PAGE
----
Diabetes is also a major cause of chronic kidney disease. Diabetes is a group of diseases that causes high blood sugar. The increased level of sugar in the blood damages the blood vessels in the kidneys over time. This means the kidneys can’t clean the blood properly. Kidney failure can occur when your body becomes overloaded with toxins.

Kidney stones

chronic kidney disease

Disease such as Kidney stones is another common kidney problem. They occur when minerals and other substances in the blood crystallize in the kidneys, forming solid masses (stones). Kidney stones usually come out of the body during urination. Passing kidney stones can be extremely painful, but they rarely cause significant problems.

Glomerulonephritis

Glomerulonephritis is an inflammation of the glomeruli. Glomeruli are extremely small structures inside the kidneys that filter the blood. Glomerulonephritis can be caused by infections, drugs, or congenital abnormalities (disorders that occur during or shortly after birth). It often gets better on its own.

Polycystic kidney disease

chronic kidney disease

Polycystic kidney disease is a genetic disorder that causes numerous cysts (small sacs of fluid) to grow in the kidneys. These cysts can interfere with kidney function and cause kidney failure. (It’s important to note that individual kidney cysts are fairly common and almost always harmless. Polycystic kidney disease is a separate, more serious condition.)

Urinary tract infections

Urinary tract infections (UTIs) are bacterial infections of any part of the urinary system. Infections in the bladder and urethra are the most common. They are easily treatable and rarely lead to more health problems. However, if left untreated, these infections can spread to the kidneys and cause kidney failure.

How is kidney disease treated?

Treatment for kidney disease usually focuses on controlling the underlying cause of the disease. This means your doctor will help you better manage your blood pressure, blood sugar, and cholesterol levels. They may use one or more of the following methods to treat kidney disease.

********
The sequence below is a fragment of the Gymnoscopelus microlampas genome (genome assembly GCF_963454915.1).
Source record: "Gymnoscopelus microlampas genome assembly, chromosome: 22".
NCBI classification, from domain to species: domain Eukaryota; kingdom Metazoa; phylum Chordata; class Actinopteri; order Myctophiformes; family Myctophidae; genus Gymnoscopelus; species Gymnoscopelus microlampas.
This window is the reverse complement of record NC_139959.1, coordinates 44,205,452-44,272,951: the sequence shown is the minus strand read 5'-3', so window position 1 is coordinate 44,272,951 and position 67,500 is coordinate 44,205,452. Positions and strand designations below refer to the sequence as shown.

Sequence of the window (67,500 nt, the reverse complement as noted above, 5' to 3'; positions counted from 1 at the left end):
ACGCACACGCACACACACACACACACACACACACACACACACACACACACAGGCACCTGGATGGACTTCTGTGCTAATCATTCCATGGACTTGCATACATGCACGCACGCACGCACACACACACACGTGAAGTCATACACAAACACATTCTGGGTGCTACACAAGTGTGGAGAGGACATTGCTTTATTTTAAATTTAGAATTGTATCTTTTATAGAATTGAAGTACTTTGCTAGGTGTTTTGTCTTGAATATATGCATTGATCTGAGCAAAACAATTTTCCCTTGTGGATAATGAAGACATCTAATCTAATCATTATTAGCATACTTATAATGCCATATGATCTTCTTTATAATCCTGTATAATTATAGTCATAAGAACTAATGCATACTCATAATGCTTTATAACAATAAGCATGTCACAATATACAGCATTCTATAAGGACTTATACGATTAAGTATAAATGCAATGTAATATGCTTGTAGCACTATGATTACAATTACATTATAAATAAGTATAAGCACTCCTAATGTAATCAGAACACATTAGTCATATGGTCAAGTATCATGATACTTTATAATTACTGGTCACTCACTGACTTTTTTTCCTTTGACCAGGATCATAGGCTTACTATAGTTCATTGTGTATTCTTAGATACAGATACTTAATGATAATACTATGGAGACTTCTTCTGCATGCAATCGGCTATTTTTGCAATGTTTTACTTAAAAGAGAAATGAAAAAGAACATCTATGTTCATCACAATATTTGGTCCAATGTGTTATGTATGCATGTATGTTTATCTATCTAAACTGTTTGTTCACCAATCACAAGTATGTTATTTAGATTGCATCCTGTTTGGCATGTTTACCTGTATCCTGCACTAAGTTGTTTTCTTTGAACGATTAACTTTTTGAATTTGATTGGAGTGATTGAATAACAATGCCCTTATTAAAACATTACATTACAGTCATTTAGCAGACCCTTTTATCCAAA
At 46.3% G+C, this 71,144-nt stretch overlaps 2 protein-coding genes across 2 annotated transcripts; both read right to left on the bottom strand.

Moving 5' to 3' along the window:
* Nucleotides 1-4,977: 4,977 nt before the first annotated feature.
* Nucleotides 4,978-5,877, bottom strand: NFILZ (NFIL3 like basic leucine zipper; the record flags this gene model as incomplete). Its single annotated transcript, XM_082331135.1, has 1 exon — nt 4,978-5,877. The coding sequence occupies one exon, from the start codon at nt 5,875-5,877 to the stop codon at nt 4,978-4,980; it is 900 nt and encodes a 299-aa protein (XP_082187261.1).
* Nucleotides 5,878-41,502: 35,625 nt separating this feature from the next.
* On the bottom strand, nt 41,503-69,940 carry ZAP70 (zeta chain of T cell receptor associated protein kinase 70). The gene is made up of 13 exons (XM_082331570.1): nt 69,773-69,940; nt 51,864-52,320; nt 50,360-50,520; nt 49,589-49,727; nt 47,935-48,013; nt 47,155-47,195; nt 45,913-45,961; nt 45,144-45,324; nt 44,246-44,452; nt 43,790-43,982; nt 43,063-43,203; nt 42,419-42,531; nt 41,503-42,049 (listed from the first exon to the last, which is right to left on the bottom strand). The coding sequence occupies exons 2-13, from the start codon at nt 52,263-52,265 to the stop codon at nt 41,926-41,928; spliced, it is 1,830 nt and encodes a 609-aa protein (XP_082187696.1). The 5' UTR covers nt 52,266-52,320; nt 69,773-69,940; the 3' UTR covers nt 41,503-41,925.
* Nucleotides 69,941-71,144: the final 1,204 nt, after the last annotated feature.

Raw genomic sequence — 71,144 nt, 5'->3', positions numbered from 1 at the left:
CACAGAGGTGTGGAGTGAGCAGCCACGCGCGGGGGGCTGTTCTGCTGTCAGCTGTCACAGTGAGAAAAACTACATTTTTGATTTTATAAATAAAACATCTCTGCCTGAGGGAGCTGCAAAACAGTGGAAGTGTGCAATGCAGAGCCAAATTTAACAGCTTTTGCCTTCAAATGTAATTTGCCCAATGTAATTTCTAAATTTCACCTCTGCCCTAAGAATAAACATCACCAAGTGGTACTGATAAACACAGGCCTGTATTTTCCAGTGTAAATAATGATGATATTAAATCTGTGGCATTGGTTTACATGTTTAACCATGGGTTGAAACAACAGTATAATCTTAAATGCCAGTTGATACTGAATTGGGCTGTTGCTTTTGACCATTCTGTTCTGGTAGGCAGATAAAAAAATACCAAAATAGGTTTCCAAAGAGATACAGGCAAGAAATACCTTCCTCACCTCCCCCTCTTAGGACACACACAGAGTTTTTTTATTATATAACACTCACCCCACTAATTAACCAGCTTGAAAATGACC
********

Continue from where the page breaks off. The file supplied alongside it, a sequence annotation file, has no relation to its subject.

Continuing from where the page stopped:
Drugs and medication

Your doctor will either prescribe angiotensin-converting enzymes (ACE) inhibitors, such as lisinopril and ramipril, or angiotensin receptor blockers (ARBs), such as irbesartan and olmesartan. These are blood pressure medications that can slow the progression of kidney disease. Your doctor may prescribe these medications to preserve kidney function, even if you don’t have high blood pressure.

You may also be treated with cholesterol drugs (such as simvastatin). These medications can reduce blood cholesterol levels and help maintain kidney health. Depending on your symptoms, your doctor may also prescribe drugs to relieve swelling and treat anemia (decrease in the number of red blood cells).

Dietary and lifestyle changes

Making changes to your diet is just as important as taking medication. Adopting a healthy lifestyle can help prevent many of the underlying causes of kidney disease. Your doctor may recommend that you:

  • control diabetes through insulin injections
  • cut back on foods high in cholesterol
  • cut back on salt
  • start a heart-healthy diet that includes fresh fruits, veggies, whole grains, and low-fat dairy products
  • limit alcohol consumption
  • quit smoking
  • increase physical activity
  • lose weight

Dialysis and kidney disease

chronic kidney disease

Dialysis is an artificial method of filtering the blood. It’s used when someone’s kidneys have failed or are close to failing. Many people with late-stage kidney disease must go on dialysis permanently or until a donor’s kidney is found.

STEM CELL AND KIDNEY  DISEASE

Chronic kidney disease (CKD) is increasing at the rate of 6-8% per annum in the US alone. At present, dialysis and transplantation remain the only treatment options. However, there is hope that stem cells and regenerative medicine may provide additional regenerative options for kidney disease. Such new treatments might involve the induction of repair using endogenous or exogenous stem cells or the reprogramming of the organ to reinitiate development.

chronic kidney disease

This review addresses the current state of understanding with respect to the ability of non-renal stem cell sources to influence renal repair, the existence of endogenous renal stem cells, and the biology of normal renal repair in response to damage. It also examines the remaining challenges and asks the question of whether there is one solution for all forms of renal disease.